At present we have very little information on the guns used last week by Saïd and Chérif Kouachi to commit a massacre at the offices of the publication Charlie Hebdo; and by Amedy Coulibaly in several shootings in Paris. They were armed with Kalashnikov pattern guns, however as nearly 200 different versions of the Kalashnikov have been produced around the world since the introduction of the AK-47, at the time of writing there isn’t enough information to start working out how they obtained the guns used in the attacks.
This blog post is intended to clarify one misconception that has been present in the media and present some information on arms trafficking in Western Europe in order to show the most likely means by which they acquired their arms.
I’ve been asked a few times about a news report entitled Paris Hebdo attack: France awash with black-market weaponry which mentions unnamed ‘expert s‘ who state that despite strong gun regulations in France “While the exact number is not known, estimates run to 10 to 20 million illegal weapons in circulation in France’s population of 65 million.” This estimate makes France seem like a war zone such as Libya and is highly misleading.
The source for the 10-20 million estimate is not stated, but similar figures have been published in the Swiss based Small Arms Survey. However, that is an estimate of unregistered rather than illegal firearms.
In France under current regulations some types of firearms, mostly simple shotguns (eg the have to be manually reloaded after every use) have to be registered upon purchase, something which will usually be done by the retailer. But owners do not have to declare all such weapons in their possession and in earlier years purchases were not required to be registered. Furthermore, the French police do not actively confiscate unregistered shotguns (unless they are used in criminal activity). There is therefore a large pool of firearms which are not registered but were nevertheless purchased lawfully.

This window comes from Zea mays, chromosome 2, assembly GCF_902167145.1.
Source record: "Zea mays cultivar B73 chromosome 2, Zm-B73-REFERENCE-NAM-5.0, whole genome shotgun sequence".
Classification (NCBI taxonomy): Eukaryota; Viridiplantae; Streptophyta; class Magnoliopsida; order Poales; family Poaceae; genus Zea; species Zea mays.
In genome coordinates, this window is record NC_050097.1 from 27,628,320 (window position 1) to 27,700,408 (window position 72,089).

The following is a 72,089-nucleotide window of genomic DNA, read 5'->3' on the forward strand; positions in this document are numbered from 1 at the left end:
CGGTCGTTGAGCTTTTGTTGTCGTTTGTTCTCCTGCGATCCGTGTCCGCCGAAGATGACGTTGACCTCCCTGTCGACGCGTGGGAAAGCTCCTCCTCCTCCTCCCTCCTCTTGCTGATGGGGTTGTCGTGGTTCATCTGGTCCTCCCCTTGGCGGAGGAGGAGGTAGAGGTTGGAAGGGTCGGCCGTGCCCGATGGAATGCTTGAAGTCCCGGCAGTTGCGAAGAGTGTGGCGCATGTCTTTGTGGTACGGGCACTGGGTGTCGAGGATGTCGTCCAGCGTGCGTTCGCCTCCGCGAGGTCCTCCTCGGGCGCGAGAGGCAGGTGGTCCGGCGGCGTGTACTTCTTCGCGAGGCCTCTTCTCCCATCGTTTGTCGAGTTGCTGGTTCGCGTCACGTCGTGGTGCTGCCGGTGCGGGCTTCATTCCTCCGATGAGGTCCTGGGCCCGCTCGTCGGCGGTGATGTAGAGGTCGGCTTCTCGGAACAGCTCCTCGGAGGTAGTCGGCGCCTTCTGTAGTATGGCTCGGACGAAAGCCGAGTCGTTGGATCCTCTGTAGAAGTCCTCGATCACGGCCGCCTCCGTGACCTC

France has much stronger regulations in place for other types of firearms. For example semi-automatic rifles have to be declared by the owner and there are strict licensing requirements. Civilian ownership of fully automatic guns like the Kalashnikovs used in Paris is prohibited.
There are other media reports quoting French Ministry of the Interior estimates of illicit possession in France of 4 000 military style automatic firearms like the Kalashnikov. However, that number dates back at least as far as 2010 and is evidently based upon the number of seizures per year and an assumption that military style automatic firearms make up 15 per cent of the total stock of illicit guns. The 4 000 military style weapons is much more plausible than 20 million illegal guns in France, but the 4000 figure is still about five years old and based upon a basic methodology.
What we can say for certain is that homicide by firearm in France is very rare. In recent years the rate has fluctuated between 100 to 150 per year. In a country of 66 million people that means that in common with other Western European states France has one of the lowest firearm homicide rates in the world. However many illegal guns there are in France, they are very rarely used to kill people.
The Kalashnikovs used in last week’s attacks were not manufactured in France. So where did they come from?
One of the killers, Amedy Coulibaly, posed next to a firearm in a video; and it has been identified as a Czech made Czech VZ-58 Compact. If that’s correct it was semi-automatic which could have been purchased by a civilian with an appropriate license in France or in other Western European countries, however given his prior criminal record, Coulibaly shouldn’t have been able to obtain a license and purchase it legally in France.(*)
We don’t know how he got that gun, and hopefully definitive information will be published in the future if the gun can be traced by law enforcement personnel. What we can say is that in Western Europe trafficking military style firearms almost occurs rarely and in very small quantities. A likely case would involve a few (certainly less than ten) firearms being smuggled in a car. The most often mentioned source are guns left over from the wars in the former-Yugoslav states, but small quantities are also stolen from police and military stocks (and other authorized holders) throughout Europe. Illicit firearms circulate between and within national borders – before it entered France Coulibaly’s gun may have been bought and sold many times.
The most common type of firearms trafficker in Western Europe are people involved in organized crime. Guns are obtained by gangs involved in drug trafficking and other forms of armed criminality, such as bank robbery. There have been several reports from Belgian newspapers that Coulibaly had attempted to purchase a gun in Belgium. If so it is most likely that he attempted to use contacts with criminal arms traffickers who did not know the intended purpose for the gun – rather than use someone who specialized in supplying arms for political violence.
(*) This paragraph was edited on 15 January 2015 to state that the gun seen with Coulibaly was likely a semi-automatic instead of a full automatic as previously written. Comments on regulations were also edited accordingly.